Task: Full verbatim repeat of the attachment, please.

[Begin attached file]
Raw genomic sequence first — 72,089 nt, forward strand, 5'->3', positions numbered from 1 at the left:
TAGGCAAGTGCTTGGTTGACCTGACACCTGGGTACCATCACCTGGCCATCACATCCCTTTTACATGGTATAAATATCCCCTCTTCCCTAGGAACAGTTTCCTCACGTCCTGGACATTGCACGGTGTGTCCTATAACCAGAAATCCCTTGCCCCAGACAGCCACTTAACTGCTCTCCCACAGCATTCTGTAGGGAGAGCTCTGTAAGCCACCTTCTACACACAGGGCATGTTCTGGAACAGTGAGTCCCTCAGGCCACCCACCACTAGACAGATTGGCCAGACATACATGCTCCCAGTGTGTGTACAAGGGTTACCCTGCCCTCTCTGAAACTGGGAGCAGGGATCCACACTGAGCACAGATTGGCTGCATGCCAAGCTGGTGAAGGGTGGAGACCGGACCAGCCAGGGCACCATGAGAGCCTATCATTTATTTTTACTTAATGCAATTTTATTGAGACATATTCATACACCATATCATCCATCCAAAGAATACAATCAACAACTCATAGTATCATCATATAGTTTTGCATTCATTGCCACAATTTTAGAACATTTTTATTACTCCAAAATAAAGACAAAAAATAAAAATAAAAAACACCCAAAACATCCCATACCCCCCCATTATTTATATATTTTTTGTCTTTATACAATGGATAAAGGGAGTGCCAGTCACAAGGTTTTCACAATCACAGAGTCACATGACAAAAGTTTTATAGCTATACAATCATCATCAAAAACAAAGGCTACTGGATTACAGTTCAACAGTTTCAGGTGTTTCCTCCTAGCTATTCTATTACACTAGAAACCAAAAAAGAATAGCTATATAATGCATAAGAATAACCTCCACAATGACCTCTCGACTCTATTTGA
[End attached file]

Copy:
Raw genomic sequence first — 72,089 nt, forward strand, 5'->3', positions numbered from 1 at the left:
TAGGCAAGTGCTTGGTTGACCTGACACCTGGGTACCATCACCTGGCCATCACATCCCTTTTACATGGTATAAATATCCCCTCTTCCCTAGGAACAGTTTCCTCACGTCCTGGACATTGCACGGTGTGTCCTATAACCAGAAATCCCTTGCCCCAGACAGCCACTTAACTGCTCTCCCACAGCATTCTGTAGGGAGAGCTCTGTAAGCCACCTTCTACACACAGGGCATGTTCTGGAACAGTGAGTCCCTCAGGCCACCCACCACTAGACAGATTGGCCAGACATACATGCTCCCAGTGTGTGTACAAGGGTTACCCTGCCCTCTCTGAAACTGGGAGCAGGGATCCACACTGAGCACAGATTGGCTGCATGCCAAGCTGGTGAAGGGTGGAGACCGGACCAGCCAGGGCACCATGAGAGCCTATCATTTATTTTTACTTAATGCAATTTTATTGAGACATATTCATACACCATATCATCCATCCAAAGAATACAATCAACAACTCATAGTATCATCATATAGTTTTGCATTCATTGCCACAATTTTAGAACATTTTTATTACTCCAAAATAAAGACAAAAAATAAAAATAAAAAACACCCAAAACATCCCATACCCCCCCATTATTTATATATTTTTTGTCTTTATACAATGGATAAAGGGAGTGCCAGTCACAAGGTTTTCACAATCACAGAGTCACATGACAAAAGTTTTATAGCTATACAATCATCATCAAAAACAAAGGCTACTGGATTACAGTTCAACAGTTTCAGGTGTTTCCTCCTAGCTATTCTATTACACTAGAAACCAAAAAAGAATAGCTATATAATGCATAAGAATAACCTCCACAATGACCTCTCGACTCTATTTGA